Your Emotional Colour Palette

Dear Integral Meditators,

What makes a colour beautiful? The answer is a bit deeper than first glance. Similarly with our emotions, it is not always the bright, shiny ones that of the most value, or even the most beautiful.

Yours in the spirit of emotional depth and beauty,

Toby


Your Emotional Colour Palette

As some of you may know my original training was as an artist (which I still practice actively), and I often think about the development of the mind, emotion and consciousness in terms of colour and texture.
One of the observations that I have taken from my work as a painter is that whether a colour is beautiful or ugly, harmonious or jarring has as much to do with the colours next to it as the colour itself. For example we may think of grey as a very plain boring (even depressing) colour; but if you watch the way a grey sky can give depth and vibrancy to the green leaves of a tree, or give new definition to the foam on the waves of the sea, then we start to realize that grey has its place.
Similarly the dark browns and blacks of soil give background to the beauty of vibrantly coloured flowers, the early nights and darkness of the winter evenings gives context to the vibrancy and buzz of the long sunny summer ones. As a painter if you can grasp this concept, then you will become a much better painter; you will get to know your greys and blacks and browns s well as your yellows, oranges and bright blues. You will understand how to put them together in your picture to produce a beauty that has true depth, texture and nuance.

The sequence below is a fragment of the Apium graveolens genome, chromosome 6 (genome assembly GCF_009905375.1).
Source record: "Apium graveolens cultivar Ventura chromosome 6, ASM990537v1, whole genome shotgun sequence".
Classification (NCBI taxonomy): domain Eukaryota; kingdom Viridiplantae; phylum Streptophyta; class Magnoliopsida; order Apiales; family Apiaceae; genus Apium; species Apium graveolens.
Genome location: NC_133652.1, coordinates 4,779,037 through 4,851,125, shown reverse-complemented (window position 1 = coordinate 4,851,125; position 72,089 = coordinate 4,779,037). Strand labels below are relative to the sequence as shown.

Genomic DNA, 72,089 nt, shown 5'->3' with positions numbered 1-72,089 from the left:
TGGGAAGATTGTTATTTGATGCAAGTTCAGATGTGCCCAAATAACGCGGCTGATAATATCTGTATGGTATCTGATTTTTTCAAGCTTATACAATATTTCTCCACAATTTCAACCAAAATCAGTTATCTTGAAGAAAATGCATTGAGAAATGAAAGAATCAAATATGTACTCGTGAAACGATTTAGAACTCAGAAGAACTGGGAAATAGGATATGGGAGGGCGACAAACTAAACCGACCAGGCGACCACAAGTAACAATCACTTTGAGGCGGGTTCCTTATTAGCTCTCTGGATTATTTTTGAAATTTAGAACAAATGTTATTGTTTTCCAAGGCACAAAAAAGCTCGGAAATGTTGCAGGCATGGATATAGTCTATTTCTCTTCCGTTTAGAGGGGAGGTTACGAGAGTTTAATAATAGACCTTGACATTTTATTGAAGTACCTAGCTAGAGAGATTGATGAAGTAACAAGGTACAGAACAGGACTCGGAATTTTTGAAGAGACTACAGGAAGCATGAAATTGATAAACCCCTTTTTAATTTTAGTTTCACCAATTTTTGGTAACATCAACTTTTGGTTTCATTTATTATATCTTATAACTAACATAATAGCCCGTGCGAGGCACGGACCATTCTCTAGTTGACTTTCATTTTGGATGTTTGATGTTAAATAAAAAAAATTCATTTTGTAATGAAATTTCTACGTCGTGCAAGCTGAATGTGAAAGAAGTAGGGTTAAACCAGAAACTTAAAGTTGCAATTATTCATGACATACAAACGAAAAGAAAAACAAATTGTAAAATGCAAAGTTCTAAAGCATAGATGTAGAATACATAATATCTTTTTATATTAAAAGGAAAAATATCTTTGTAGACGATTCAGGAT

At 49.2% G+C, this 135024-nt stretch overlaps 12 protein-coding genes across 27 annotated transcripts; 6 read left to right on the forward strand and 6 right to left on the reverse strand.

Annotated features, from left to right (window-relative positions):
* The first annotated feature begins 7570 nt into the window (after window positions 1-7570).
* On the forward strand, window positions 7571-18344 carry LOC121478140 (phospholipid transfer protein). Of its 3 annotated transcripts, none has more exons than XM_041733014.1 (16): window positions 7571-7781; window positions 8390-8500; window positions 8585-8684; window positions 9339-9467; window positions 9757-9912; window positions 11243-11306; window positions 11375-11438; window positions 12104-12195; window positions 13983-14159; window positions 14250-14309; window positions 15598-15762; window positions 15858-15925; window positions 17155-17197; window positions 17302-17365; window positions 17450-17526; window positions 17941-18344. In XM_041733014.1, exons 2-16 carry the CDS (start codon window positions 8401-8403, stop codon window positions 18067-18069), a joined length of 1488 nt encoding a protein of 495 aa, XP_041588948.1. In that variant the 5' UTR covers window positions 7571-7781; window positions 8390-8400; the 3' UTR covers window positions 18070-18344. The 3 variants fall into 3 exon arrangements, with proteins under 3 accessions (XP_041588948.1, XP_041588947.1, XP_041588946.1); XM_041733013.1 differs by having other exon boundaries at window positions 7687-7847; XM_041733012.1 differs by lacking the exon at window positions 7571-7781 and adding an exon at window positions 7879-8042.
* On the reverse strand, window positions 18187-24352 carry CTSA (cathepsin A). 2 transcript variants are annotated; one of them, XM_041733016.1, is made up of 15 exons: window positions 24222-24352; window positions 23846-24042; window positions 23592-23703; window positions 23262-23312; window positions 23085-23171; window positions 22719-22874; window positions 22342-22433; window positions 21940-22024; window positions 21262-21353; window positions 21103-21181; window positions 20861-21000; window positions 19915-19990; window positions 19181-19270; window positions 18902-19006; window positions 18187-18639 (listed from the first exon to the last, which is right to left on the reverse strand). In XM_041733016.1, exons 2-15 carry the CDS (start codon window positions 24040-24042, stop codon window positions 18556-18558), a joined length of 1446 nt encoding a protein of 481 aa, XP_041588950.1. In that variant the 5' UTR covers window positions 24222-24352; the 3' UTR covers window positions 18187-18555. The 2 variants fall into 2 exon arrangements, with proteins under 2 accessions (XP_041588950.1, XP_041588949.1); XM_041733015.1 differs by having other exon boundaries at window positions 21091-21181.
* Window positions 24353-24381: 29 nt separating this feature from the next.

You can see the first picture I have posted with this article by Ben Nicholson above (one of my favourites) that shows a good example of this in a sea landscape. The greys, blues and blacks provide a context for the brighter yellows, blues and reds to come alive. The second picture below is a cityscape by my daughter Sasha. I think you can really see in this one how the dark grey building in the center really gives substance to the bright yellow and pink buildings on either side. Without the grey the bright colours would look anaemic.

So, when we think about the landscape of our emotions, it can be wise to get to know the grey, brown and black ones as well as the bright cheery, pretty ones. If we are prepared to look at them all together, without favoring one over the other, we may discover that each emotion, the sad ones as well as the happy ones all have their place in our life, all have their own beauty, and their own gifts to offer us.

As a mindfulness or meditation practitioner, it can be a nice exercise to simply sit and open to our emotions and moods, benevolently embracing them all as we find them, and then consciously learning to wisely weave them into a beautiful painting (or song) each day, a painting that includes browns, blacks and greys as well as red, yellow and blue.
© Toby Ouvry 2014, you are welcome to use or share this article, but please cite Toby as the source and include reference to his website www.tobyouvry.com 

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